The current push to drastically increase the national minimum wage seems to be lacking an economic framework. The economy is a system that is interlocking and interrelated. If one item changes, then other items will also change.
So, increasing the pay of those making minimum wage will also increase the expenses incurred by the businesses that employ them. Those businesses, in turn, will increase the prices of their services or products to cover those increased costs. In response, their customers will reduce their demand for those products.
In the end, those businesses that discover they cannot pass the full increase in costs to their customers will decrease their demand for workers. This will result in more people out of work or fewer people hired. The idea that one item can be changed legislatively without having any other effect is, well, naive and an indication that we need to educate the nation about how the economy works.
The Democrats in Congress have introduced a bill to raise minimum wage to $15 over the next five years. The current minimum wage is $7.25. Granted, some states have higher minimum wages (California is currently $12 per hour, New York $11.10 per hour). This state-by-state approach of setting a minimum wage makes sense in a country as big and economically diverse as ours. Clearly, the cost to live in California is higher than the cost to live in Georgia.
In 2017, Go Banking Rates conducted a study that calculated the cost of living by state. "This cost of living comparison measures each state against the average cost of living in the United States as a whole," noted their press release. The study included "housing, groceries, utilities, transportation, healthcare and miscellaneous expenses." The results? The cost of living in New York was 35% higher than the median national cost. The cost of living in Oklahoma was 11% lower than the median national cost. This means that, on average, it costs over 50% more to live in New York than Oklahoma.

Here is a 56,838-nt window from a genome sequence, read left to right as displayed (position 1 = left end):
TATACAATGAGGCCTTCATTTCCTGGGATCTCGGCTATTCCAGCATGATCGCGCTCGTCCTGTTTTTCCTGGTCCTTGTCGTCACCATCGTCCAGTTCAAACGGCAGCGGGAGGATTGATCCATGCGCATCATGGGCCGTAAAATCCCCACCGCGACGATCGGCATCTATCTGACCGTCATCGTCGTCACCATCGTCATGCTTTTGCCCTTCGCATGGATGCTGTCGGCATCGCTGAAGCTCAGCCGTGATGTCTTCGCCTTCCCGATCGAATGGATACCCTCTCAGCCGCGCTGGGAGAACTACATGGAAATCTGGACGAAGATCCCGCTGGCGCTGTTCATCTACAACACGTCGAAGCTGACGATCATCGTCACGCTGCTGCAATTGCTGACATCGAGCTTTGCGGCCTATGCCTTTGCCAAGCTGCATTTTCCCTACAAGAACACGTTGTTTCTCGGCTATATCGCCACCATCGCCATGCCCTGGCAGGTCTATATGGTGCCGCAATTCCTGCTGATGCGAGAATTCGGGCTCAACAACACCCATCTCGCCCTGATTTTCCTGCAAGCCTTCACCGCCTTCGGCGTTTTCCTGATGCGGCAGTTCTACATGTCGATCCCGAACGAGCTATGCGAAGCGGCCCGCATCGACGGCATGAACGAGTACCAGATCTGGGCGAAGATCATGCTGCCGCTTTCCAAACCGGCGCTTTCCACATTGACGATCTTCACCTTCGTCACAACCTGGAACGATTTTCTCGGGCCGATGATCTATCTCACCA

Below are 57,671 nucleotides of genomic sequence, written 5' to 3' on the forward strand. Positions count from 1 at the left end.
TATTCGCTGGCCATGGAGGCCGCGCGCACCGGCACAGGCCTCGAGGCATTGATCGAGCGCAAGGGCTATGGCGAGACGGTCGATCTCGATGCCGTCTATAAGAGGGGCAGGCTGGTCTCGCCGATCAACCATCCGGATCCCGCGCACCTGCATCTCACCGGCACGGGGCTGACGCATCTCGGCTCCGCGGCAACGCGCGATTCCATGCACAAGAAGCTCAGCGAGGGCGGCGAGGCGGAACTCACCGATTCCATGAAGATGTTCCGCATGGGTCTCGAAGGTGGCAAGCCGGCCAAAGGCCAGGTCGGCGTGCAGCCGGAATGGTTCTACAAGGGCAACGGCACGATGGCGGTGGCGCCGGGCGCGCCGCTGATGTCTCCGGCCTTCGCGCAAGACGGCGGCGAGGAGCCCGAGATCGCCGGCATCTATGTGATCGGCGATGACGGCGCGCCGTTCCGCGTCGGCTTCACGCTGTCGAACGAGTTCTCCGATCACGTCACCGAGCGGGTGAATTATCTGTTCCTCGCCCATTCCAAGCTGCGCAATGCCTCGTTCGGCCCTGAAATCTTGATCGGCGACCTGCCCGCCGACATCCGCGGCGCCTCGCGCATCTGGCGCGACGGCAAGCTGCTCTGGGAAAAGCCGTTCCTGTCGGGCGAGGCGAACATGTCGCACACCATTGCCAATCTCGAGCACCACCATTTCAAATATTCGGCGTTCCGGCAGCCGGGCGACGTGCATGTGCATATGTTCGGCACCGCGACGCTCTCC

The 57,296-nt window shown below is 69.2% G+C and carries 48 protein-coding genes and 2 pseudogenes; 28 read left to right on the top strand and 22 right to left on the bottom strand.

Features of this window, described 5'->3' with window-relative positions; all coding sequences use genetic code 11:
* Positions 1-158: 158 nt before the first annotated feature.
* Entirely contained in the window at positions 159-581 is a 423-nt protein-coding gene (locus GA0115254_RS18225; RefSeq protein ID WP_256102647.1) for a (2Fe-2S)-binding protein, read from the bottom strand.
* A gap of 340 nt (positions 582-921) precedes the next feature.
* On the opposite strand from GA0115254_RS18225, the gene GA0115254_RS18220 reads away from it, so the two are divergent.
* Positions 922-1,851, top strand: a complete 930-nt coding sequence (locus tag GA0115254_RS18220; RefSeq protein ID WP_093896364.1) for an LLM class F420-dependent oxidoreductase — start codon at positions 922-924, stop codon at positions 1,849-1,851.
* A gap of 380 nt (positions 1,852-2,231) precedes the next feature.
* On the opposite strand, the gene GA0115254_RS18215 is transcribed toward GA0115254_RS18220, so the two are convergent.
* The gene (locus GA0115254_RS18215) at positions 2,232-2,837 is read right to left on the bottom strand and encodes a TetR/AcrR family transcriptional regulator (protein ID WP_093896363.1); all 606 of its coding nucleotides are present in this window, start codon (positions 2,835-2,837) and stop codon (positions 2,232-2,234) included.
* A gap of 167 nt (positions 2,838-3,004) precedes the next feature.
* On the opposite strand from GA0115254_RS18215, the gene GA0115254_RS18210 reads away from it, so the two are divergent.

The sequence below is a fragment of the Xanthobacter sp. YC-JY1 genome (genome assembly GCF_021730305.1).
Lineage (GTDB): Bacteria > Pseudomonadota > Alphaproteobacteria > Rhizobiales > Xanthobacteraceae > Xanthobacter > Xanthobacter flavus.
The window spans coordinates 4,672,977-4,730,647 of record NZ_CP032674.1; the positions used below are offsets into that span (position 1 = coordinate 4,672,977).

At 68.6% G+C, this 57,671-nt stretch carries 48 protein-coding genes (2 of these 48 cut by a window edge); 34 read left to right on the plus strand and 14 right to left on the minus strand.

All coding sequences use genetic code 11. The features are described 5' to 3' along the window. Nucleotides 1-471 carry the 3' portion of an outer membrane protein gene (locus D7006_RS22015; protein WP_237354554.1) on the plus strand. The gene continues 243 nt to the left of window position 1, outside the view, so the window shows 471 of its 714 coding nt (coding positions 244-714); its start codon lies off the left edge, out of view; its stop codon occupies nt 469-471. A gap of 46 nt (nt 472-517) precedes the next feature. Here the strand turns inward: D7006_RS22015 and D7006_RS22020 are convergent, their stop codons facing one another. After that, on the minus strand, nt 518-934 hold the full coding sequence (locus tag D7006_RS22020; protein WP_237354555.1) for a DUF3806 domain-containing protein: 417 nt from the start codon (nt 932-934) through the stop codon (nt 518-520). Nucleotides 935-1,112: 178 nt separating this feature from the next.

In comparison, Oklahoma's minimum wage is $7.25 per hour, 50% less than the current minimum wage in New York. A state solution to minimum wage setting clearly makes sense, as state-to-state living costs vary greatly!
So what will happen if the federal minimum wage is increased to $15 per hour? For some states, there will be no difference (New York law is already set to raise the rate to $15 per hour). But the states with lower costs of living will bear the burden of the federal bill.
This week, the nonpartisan Congressional Budget Office released a report that analyzes the costs of implementing a higher minimum wage. "In an average week in 2025, the $15 option would boost the wages of 17 million workers who would otherwise earn less than $15 per hour ... But 1.3 million other workers would become jobless," it concluded.
Additionally, the increase in the minimum wage would decrease the overall growth of the economy due to increased inefficiency. (Remember, not all costs can be passed on to customers, so fewer products and services will be produced).
So, let's look at what else is happening in our economy. Last week, the Bureau of Labor Statistics reported that the June unemployment rate was 3.7%. This is the lowest rate for unemployment since before 1990. This low unemployment rate means that the labor market is tight and it is hard to find good workers. This has and will continue to lead to rising wages. In fact, that is what's happening. According to the BLS, the employment cost index (compensation for employees) has risen 2.7% in the last 12 months.
Wages are rising because fewer people are available to fill open jobs. But the best way to see you own pay check rise? Become more valuable to your employer through increased training, education or job experience. Simply costing more, while offering no additional value, is not the answer, and that is what the federal minimum wage bill will do.
Real and lasting wage increases will come with increased training and education. Based on the current discussion, we might want to start with some basic financial literacy and economic education for all.